WHEN people visit Warrington Hospital, it is the friendliness and warmth of the staff that they comment on the most.

This is what outgoing chief executive Mel Pickup will miss greatly.

After almost nine years at the helm of the hospital, she will stand down today, Thursday before starting her new role as chief executive of Bradford Teaching Hospitals Foundation Trust.

Mel started her career as an 18-year-old student nurse in Barnsley and from there, moved around the north to Wakefield, Rochdale, Doncaster, Rotherham and Wigan.

Warrington Guardian:

Mel in her student nurse days

She became director of nursing in Rotherham before entering her first chief executive position at the Walton Centre in 2007.

On making the move from clinical to managerial work, she said: “I’m still a registered nurse, I do love the patient contact.

‘I’m leaving on a high with the confidence that the organisation is probably in the best shape it’s been in for the past four years, it makes me feel like my work here is done’

Mel Pickup

“Ultimately I moved away from clinical practice in the mid 90s because I thought I could have more of an impact on more patients by helping others to develop their own clinical practise and manage those individuals.

“I can empathise more with some of the pressures and demands staff have and the emotional stresses which go with being a clinical professional, such as giving bad news or comforting families.

“Those insights are more helpful to me as a chief exec.”

Compared to the average tenure of chief executives, nine years is a long time to remain.

Mel said: “It always felt like there was work to be done, we were always striving for the next thing whether that was to improve A&E, the buildings or the CQC inspection.

“The staff here are very warm and friendly and are a great bunch of people to work with.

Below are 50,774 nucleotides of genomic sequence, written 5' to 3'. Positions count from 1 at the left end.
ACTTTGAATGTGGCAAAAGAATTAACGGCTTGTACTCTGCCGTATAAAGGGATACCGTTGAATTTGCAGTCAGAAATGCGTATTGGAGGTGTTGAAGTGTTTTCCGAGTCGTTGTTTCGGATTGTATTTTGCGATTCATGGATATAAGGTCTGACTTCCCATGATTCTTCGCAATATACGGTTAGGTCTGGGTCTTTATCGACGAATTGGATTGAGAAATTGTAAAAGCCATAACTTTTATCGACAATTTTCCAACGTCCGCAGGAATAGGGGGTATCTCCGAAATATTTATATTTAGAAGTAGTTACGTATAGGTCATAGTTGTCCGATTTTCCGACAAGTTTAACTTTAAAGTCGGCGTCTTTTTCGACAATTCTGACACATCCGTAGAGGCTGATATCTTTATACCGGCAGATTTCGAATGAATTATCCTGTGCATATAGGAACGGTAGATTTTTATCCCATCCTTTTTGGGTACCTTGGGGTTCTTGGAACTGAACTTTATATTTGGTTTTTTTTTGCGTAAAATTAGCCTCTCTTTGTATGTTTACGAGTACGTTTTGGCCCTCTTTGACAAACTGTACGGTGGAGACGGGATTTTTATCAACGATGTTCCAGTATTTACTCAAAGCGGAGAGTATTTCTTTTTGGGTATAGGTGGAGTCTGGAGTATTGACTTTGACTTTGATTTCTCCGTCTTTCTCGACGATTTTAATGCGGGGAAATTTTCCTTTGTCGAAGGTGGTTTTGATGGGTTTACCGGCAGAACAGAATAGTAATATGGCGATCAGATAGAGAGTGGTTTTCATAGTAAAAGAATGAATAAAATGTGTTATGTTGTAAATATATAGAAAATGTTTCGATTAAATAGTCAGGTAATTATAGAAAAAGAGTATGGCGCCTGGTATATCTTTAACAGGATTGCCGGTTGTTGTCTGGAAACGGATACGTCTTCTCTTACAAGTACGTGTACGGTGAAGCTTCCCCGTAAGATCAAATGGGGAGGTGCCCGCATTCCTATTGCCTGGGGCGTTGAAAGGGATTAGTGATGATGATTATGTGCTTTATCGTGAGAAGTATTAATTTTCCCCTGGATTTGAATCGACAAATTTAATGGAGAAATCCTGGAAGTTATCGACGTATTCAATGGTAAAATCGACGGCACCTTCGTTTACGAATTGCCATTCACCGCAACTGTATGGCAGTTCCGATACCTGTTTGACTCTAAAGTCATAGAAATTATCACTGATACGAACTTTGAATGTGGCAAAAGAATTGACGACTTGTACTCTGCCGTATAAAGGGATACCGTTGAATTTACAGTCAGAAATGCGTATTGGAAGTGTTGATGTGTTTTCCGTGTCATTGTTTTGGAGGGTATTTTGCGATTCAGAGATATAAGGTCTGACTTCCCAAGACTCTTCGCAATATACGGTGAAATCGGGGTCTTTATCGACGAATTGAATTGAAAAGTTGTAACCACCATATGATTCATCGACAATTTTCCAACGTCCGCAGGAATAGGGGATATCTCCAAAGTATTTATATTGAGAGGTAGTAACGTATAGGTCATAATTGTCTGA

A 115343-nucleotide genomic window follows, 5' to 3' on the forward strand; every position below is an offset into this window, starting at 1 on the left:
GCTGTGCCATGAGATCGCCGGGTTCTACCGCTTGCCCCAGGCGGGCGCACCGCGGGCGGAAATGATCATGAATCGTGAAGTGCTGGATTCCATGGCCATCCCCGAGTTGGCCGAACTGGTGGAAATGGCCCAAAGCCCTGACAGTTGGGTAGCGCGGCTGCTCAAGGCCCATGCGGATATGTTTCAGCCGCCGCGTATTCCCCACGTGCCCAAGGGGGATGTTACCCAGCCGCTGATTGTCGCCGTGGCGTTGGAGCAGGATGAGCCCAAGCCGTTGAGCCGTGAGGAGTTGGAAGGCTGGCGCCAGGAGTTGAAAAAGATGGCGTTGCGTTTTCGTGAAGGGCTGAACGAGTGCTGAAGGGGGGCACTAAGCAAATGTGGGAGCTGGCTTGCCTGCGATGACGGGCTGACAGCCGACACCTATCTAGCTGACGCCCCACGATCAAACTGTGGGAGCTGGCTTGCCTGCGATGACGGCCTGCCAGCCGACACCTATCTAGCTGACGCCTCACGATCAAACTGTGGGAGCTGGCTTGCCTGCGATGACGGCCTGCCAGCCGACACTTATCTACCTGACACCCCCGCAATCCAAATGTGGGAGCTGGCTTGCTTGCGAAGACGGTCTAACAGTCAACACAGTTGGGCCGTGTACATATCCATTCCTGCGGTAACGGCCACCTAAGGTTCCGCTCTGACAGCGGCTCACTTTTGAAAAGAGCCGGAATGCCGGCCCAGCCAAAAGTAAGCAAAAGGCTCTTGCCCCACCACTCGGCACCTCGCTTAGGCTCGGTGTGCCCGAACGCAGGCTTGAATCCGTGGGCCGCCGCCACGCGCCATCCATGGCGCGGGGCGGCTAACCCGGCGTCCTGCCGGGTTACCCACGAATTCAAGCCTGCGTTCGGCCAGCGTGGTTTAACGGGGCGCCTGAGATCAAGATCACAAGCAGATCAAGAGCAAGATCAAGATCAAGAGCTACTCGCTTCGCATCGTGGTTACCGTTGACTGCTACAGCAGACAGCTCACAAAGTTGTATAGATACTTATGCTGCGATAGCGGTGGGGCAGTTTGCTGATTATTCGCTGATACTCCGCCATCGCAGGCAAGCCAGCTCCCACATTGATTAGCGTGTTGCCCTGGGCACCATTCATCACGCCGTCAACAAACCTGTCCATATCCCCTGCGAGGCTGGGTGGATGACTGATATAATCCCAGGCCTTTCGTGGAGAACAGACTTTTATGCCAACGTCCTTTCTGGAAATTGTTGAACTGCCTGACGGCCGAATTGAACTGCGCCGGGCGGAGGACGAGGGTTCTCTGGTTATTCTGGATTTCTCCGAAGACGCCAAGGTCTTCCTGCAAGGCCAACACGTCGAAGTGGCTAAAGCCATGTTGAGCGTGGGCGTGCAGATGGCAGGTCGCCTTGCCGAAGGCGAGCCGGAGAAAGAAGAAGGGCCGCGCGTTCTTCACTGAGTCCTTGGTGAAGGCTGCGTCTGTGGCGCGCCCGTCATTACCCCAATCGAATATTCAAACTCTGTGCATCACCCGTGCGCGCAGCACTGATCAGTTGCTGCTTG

“Other times in my career I have stayed somewhere for a much shorter time because there is a feel to an organisation and sometimes you just don’t fit.

“When you get a bit older you think of how many big jobs you have left before you retire.

“My stepchildren are older now and my family are still over in Yorkshire.

“You don’t just go for personal reasons, you go when you find an organisation that’s similar to Warrington. Bradford’s cultural values are the same and what it is trying to do.”

Acquiring back the Cheshire and Mersey treatment centre from the private sector has been a particular highlight for Mel but more recently, the hospital’s glowing CQC report is a standout.

She said: “I’m leaving on a high with the confidence that the organisation is probably in the best shape it’s been in for the past four years, it makes me feel like my work here is done.

“I can hand over to my successor certain that the team they inherit are still rolling towards an outstanding CQC.

“We have proved we can do it.

“Everything we have achieved is despite of our buildings and our facilities.

Warrington Guardian: NHS 70: Warrington Hospital's Kendrick wing

The Kendrick win at the hospital dates back to the 1800s

“It would be fantastic to see a new hospital.

“I fully hope to come back in a few years and look around it.

“We do really need it and it is a regret that we didn’t get any money in the latest announcement.

“We need to keep the pressure on. Warrington is a growing and ambitious town and it needs the health and care infrastructure to support it if it is to continue to thrive.

“It is important for us to lobby at every opportunity for that.”

Moving forward, Mel accepts the Trust still faces challenges in terms of funding versus the increase in demand as the population grows in age and size.

It will be difficult to recruit staff in some specialities and for several years the hospital has not been recruiting and training staff in sufficient numbers to meet the need of the health services required.

On the contentious car parking issue, Mel said: “I would have loved to been able to fix car parking.

Warrington Guardian:

Parking remains a controversial topic

“We can’t grow out but we might be able to grow upwards and maybe now is the time to do that. The demand for parking is pretty insatiable.”

But it is the staff which make Warrington Hospital the place it is.

Mel said: “The overriding thing people leave with is the staff being so friendly and helpful and that translates not just in a chance encounter for directions but right down to giving the most compassionate care to some of the most vulnerable people at their most vulnerable times.”